The career aspect won, and Neerpasch chose the Ford Capri as his weapon for an extremely successful race programme. Ford of Britain took care of the renowned rally programme which concentrated on the Escort, while the “big Capris” became equally admired on the tracks. They fairly dominated the European Touring Car Championship in 1971 and 1972, winning 13 of the 16 races held in those two seasons and starting the careers of three leading sportscar drivers — Jochen Mass, Hans Stuck and Klaus Ludwig.
In 1972 though, both Jochen Neerpasch and his assistant Martin Braungart had been lured away by BMW, and Michael Kranefuss took over the successful programme.
Neerpasch stayed with BMW for nine years, presiding over one of the happiest, and most successful periods in the Munich firm’s competitions history. The European Touring Car Championship was won more often than not, Neerpasch was able to set up an independent Motorsport GmbH company within BMW, and a very successful Formula Two engine programme was established.
Also significant was the start of the BMW M1 programme which was devised, originally, to give the company an entry to Groups 4 and 5 World Championship racing, and even into Formula One. Neerpasch confirms that the M1 was conceived as a volume-production sports-car, with more than 400 to be built for Group A homologation, but with an “evolution” version to be powered by a new 3-litre, V8 engine. This, it was supposed, would enable BMW to beat Porsche’s ubiquitous 935 model, and would also serve as a Grand Prix power-unit.
Sadly for Neerpasch though, BMW’s board vetoed the V8 engine for all versions. Just as sadly, the production contract with Lamborghini foundered when the Italian company met with financial troubles and production started much later than Intended, in 1979, and a competitions career had to be started without the vital homologation. Neerpasch’s solution was enterprising but expensive; to do a “one-make” Procar Championship deal with FISA and FOCA, and to have all the top Grand Prix drivers handling the BMWs on race days.
BMW’s board had vetoed formula racing and continued to do so, but a new offer came to Neerpasch from the Talbot company, just established as a new marque re-born from a corporate conglomerate. “Their approach was quite different to BMW’s because they wanted to market the name of Talbot. They didn’t have a high-tech image, in fact they didn’t have an image at all, so it was purely a marketing policy to go into Formula One.”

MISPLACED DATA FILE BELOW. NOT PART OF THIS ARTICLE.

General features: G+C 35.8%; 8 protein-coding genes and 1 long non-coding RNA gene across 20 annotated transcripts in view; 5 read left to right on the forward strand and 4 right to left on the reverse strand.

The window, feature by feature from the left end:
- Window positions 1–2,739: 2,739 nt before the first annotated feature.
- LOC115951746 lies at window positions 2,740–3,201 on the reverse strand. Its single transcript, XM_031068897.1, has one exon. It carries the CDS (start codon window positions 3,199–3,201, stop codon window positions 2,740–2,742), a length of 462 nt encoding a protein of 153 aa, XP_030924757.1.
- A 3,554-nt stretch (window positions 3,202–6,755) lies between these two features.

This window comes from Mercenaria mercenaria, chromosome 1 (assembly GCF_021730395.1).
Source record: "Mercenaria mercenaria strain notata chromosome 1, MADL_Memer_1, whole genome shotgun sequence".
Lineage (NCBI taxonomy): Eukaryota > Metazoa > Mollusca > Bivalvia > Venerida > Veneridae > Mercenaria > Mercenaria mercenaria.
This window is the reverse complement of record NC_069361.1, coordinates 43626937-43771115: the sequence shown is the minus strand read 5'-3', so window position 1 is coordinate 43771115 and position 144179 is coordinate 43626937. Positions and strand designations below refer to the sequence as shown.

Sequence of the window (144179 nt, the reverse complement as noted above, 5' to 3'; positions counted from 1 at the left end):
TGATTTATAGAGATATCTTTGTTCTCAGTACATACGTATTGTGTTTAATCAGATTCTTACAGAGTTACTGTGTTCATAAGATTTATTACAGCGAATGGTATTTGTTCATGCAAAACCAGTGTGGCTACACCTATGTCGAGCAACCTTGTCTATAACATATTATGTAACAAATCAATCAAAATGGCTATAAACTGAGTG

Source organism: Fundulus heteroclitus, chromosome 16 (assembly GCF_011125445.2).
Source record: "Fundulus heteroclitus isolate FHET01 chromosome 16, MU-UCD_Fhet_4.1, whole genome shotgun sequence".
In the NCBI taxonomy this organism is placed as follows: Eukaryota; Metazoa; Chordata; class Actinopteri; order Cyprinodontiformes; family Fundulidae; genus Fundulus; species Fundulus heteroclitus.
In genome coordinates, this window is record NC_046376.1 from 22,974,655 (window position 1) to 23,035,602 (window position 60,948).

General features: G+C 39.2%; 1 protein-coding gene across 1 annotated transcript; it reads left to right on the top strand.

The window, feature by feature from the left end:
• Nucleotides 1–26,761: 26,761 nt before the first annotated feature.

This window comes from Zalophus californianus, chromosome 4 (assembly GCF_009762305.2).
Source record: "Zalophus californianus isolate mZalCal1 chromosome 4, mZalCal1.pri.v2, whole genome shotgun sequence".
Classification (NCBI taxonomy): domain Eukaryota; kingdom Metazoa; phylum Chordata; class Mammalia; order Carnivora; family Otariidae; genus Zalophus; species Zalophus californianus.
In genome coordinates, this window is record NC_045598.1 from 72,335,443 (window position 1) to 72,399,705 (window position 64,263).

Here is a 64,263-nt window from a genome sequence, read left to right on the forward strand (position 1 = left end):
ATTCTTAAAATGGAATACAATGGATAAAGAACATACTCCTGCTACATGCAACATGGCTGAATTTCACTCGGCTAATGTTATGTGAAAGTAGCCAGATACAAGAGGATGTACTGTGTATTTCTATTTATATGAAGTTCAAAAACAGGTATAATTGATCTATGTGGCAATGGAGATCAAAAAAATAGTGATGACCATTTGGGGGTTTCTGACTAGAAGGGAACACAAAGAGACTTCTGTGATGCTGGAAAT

Having surveyed all the possibilities, and ruled out the inherited Matra V12 because it had not been developed, Neerpasch got close to reaching an agreement with BMW to supply its own 4-cylinder turbo engine, as installed in the 2002 turbo model, to Talbot, “in the same way as Porsche supplied Formula One engines to TAG, from 1984.” just before the contract reached signature stage though, BMW’s board had a change of heart, realising the pitfalls of selling race engines to a commercial competitor, and not only pulled out of the deal but decided to go into F1 with Brabham, a dream which had been Neerpasch’s only a few months before!
Soon after that Talbot was merged into the PSA Group and lost its independence (and therefore the need to promote the Talbot name), and Neerpasch was given a golden handshake.
“I was in Paris, and I soon agreed to join FISA as a consultant. It was the time when FOCA was threatening to become independent, in 1981-82, and FISA decided to build up sports-car racing as an insurance. But then the Concorde Agreement was made to work and sports-car racing was not interesting any more …”
This time Neerpasch left France altogether and accepted an offer to join the board of IMG Munchen, as Vice-President Motor Sports but with responsibilities for other sports as well. “My five years with IMG were invaluable, and I would not have missed them. I gained experience with the controlling bodies of other sports, football and tennis, and I can tell you that they all have the same problems as motor racing. “We all have the responsibility to turn Group C racing into a real World Championship. If you reach that level in any sport it really is very professional and a great deal of money is involved. This has not been so in endurance racing. The downside was that sometimes it was worse than club racing!
“If you really think about a World Championship, it must be the best there is, like Formula One. In that case the public will respond, the media will respond and then industry will be prepared to come forward and pay for it. Bernie Ecclestone is intelligent, he knows that you cannot change the championship from one year to the next. It needs time, and a lot of work, and the goal is to have everything at a high level in 1991 when seven or eight manufacturers will be involved in the new 31/2-litre formula.”